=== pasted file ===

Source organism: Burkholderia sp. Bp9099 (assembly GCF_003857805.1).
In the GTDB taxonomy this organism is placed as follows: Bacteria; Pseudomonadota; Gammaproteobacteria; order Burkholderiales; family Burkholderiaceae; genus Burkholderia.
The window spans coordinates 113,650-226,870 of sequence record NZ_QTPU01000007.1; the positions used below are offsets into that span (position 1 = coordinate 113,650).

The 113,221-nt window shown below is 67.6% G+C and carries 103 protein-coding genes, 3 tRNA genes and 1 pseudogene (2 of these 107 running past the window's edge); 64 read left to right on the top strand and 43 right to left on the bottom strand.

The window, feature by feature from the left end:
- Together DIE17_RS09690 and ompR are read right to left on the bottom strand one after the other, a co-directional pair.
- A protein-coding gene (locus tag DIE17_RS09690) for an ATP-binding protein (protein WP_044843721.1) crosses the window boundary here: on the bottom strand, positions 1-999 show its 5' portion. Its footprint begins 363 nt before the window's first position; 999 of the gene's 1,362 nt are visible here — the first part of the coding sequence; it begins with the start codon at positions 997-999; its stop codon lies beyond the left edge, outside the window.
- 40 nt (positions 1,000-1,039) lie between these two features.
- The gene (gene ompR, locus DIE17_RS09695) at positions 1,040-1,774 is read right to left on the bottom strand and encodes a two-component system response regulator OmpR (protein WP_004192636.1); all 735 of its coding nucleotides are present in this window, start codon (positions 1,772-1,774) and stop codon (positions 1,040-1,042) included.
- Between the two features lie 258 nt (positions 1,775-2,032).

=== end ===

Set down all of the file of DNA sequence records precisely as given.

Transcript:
Source organism: Burkholderia sp. Bp9099 (assembly GCF_003857805.1).
In the GTDB taxonomy this organism is placed as follows: Bacteria; Pseudomonadota; Gammaproteobacteria; order Burkholderiales; family Burkholderiaceae; genus Burkholderia.
The window spans coordinates 113,650-226,870 of sequence record NZ_QTPU01000007.1; the positions used below are offsets into that span (position 1 = coordinate 113,650).

The 113,221-nt window shown below is 67.6% G+C and carries 103 protein-coding genes, 3 tRNA genes and 1 pseudogene (2 of these 107 running past the window's edge); 64 read left to right on the top strand and 43 right to left on the bottom strand.

The window, feature by feature from the left end:
- Together DIE17_RS09690 and ompR are read right to left on the bottom strand one after the other, a co-directional pair.
- A protein-coding gene (locus tag DIE17_RS09690) for an ATP-binding protein (protein WP_044843721.1) crosses the window boundary here: on the bottom strand, positions 1-999 show its 5' portion. Its footprint begins 363 nt before the window's first position; 999 of the gene's 1,362 nt are visible here — the first part of the coding sequence; it begins with the start codon at positions 997-999; its stop codon lies beyond the left edge, outside the window.
- 40 nt (positions 1,000-1,039) lie between these two features.
- The gene (gene ompR, locus DIE17_RS09695) at positions 1,040-1,774 is read right to left on the bottom strand and encodes a two-component system response regulator OmpR (protein WP_004192636.1); all 735 of its coding nucleotides are present in this window, start codon (positions 1,772-1,774) and stop codon (positions 1,040-1,042) included.
- Between the two features lie 258 nt (positions 1,775-2,032).